They’re not the only power couple in the episode however. Both Adira (Blu del Barrio) and Gray (Ian Alexander) are finally reunited after months apart from one another. I’m a little disappointed by the lack of screentime afforded to them in comparison to the other characters. However, what little we did have left me absolutely beaming. I’m hoping this isn’t the last we see of them in this final season, because this hardly felt like a goodbye.

Doug Jones as Saru in Star Trek: Discovery, episode 3, season 5, streaming on Paramount+, 2023. Photo Credit: Marni Grossman /Paramount+

Captain Rayner

Back aboard Discovery, Captain Rayner (Callum Keith Rennie) is getting to know the crew, in his own way. He fails miserably at being a decent person, giving each crew member only a couple of seconds. This brings him into real conflict with Tilly (Mary Wiseman), who’s assigned to him for the day as a sort of chaperone. Pairing a now pretty confident, social person, with a bit of a no-nonsense hardass is a recipe for some real fun.

It turns out he was analysing them in the brief few seconds he shared with each of the crew. However, that’s still not enough. The end of the episode shows him drinking alone means he still needs to try a lot harder. Having an outsider in such a high place in the final season is a bold move. He’s shaking up the dynamic on Discovery a lot, even if he is almost certainly going to warm up a little over the next few episodes.

I’m liking the darker dimensions to Rayner already. Callum Keith Rennie is doing fantastically as the first officer who doesn’t quite know what to do with the second chance he’s been given. His chemistry with Wiseman was great, and I hope he gets to spend a little more than 20 seconds with the other characters over the course of the season. He’s a really refreshing status quo shift for the crew’s final journey.

Callum Keith Rennie as Rayner in Star Trek: Discovery, episode 3, season 5, streaming on Paramount+, 2023. Photo Credit: Marni Grossman /Paramount+

Spiritual Crisis

The crew is on an interesting journey. They’re going in search of the origins of life itself, which adds a very interesting spiritual dimension to the characters. Culber is left affected by his time with Jinaal and unsure of his place in the universe. I hope we’re able to explore this more in the final episodes of the series. His conversation with Burnham was a great way to close out the episode.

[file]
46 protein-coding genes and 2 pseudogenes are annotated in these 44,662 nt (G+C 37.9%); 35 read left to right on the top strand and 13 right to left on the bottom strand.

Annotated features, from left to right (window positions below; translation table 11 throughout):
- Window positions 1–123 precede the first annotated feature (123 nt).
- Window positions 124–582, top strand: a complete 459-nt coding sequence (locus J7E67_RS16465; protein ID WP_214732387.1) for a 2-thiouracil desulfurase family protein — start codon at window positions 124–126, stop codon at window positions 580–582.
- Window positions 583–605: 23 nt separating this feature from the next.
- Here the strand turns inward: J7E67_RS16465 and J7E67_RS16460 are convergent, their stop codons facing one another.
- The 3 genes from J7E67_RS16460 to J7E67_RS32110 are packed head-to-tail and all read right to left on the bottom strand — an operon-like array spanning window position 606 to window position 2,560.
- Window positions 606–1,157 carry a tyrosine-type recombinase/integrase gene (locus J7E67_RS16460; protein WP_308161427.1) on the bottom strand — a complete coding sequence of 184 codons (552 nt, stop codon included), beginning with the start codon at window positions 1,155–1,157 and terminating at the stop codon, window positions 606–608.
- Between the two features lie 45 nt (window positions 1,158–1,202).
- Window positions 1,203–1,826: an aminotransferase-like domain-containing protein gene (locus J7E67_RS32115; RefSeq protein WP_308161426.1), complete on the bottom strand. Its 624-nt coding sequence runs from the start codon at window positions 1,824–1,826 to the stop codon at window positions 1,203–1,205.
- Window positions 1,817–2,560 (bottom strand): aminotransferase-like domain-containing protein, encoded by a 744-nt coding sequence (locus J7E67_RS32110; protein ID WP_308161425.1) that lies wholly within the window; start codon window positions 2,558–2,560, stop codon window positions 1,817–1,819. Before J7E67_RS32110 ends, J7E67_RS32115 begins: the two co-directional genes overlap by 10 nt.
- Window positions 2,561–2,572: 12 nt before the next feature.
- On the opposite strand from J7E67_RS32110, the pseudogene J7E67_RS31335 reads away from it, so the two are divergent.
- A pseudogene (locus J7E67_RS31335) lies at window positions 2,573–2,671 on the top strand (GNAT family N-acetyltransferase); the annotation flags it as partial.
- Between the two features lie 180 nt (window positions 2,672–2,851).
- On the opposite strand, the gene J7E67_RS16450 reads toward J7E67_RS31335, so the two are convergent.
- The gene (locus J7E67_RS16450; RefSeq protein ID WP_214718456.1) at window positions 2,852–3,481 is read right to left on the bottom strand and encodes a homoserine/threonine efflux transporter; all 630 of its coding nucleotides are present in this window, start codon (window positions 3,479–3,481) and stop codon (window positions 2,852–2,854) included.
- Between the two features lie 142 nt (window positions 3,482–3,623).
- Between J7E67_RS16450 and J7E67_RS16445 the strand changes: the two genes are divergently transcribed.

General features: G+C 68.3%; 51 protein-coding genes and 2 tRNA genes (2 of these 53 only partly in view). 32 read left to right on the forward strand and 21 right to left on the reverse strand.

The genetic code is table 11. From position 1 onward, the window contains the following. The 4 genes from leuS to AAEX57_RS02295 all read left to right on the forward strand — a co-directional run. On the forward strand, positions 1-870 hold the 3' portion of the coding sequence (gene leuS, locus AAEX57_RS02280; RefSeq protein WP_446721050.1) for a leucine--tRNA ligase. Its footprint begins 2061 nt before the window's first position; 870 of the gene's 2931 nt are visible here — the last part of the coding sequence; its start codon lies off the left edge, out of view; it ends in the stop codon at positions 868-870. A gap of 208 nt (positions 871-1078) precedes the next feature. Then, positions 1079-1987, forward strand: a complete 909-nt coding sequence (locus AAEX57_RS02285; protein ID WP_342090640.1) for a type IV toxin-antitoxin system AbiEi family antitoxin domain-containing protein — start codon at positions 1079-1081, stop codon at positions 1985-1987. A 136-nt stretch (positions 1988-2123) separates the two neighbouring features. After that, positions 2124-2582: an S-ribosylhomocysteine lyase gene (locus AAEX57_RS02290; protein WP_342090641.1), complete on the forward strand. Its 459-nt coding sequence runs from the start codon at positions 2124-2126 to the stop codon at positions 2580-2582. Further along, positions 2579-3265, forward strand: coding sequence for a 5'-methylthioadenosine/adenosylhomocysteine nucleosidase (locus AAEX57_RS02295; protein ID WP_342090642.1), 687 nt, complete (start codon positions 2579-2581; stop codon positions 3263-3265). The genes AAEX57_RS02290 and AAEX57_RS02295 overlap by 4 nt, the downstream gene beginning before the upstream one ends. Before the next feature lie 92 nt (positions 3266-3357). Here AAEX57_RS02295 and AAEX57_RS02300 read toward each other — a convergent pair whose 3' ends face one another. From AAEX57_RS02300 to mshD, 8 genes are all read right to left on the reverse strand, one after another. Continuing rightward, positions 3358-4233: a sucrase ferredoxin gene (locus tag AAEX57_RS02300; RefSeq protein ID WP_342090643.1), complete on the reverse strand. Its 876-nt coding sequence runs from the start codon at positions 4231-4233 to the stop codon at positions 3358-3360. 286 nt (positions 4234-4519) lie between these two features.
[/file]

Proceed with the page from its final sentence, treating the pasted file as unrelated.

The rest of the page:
But that wasn’t the actual end of the episode. Back on Trill, Adira and Gray are parting ways once again. Adorable as usual, despite a bit of a lack of screen time. Complex emotions are in the air, and L’ak (Eve Harlow) is disguised and hiding in the background. There, plants what I can only assume is a tracking device on Adira. How they landed on Trill undetected is unknown and a little scary. They’re clearly very capable villains.

Perhaps our season’s antagonists are closer to the truth than meets the eye, now on the tail of Discovery. I’m really looking forward to learning more about them, and a little disappointed they were absent from the episode. It doesn’t look like they’re going to have a massive role, if any at all, in next week’s episode either. I’d love to spend more time with these characters so they’re not just generic evil villains but three-dimensional characters. That’s my hope, at the very least.


All in all, Star Trek: Discovery Season 5 Episode 3 was a mixed bag. On one hand, the plot was very slow and none of the major threads felt like the developed a lot. On the other however, Jinaal was a great character, brought to life brilliantly by Wilson Cruz. I’m also loving the new, very spiritual aspect to the season. It feels like a fresh direction for the series, and perhaps even the franchise as a whole.

The next episode, “Face the Strange”, will see the Discovery travelling to Tzenkethi space, in search of the next all-important clue. However the synopsis seemingly has other things in mind. The ship’s sabotaged, with Burnham, Rayner, and Stamets (Anthony Rapp) the only ones able to save the ship. I’m really looking forward to seeing where this journey takes Rayner in particular. Hopefully he’s able to gel with the crew more after saving the ship.

Star Trek: Discovery streams via Paramount+ in the United States, United Kingdom, Australia, Latin America, France, Germany, Brazil, South Korea (via Tving), France, Italy, Germany, Switzerland, and Austria. It is also available on CTV Scifi / Crave in Canada and TVNZ in New Zealand. The show is also available on SkyShowtime in the Nordics, the Netherlands, Spain, Portugal, and Central and Eastern Europe.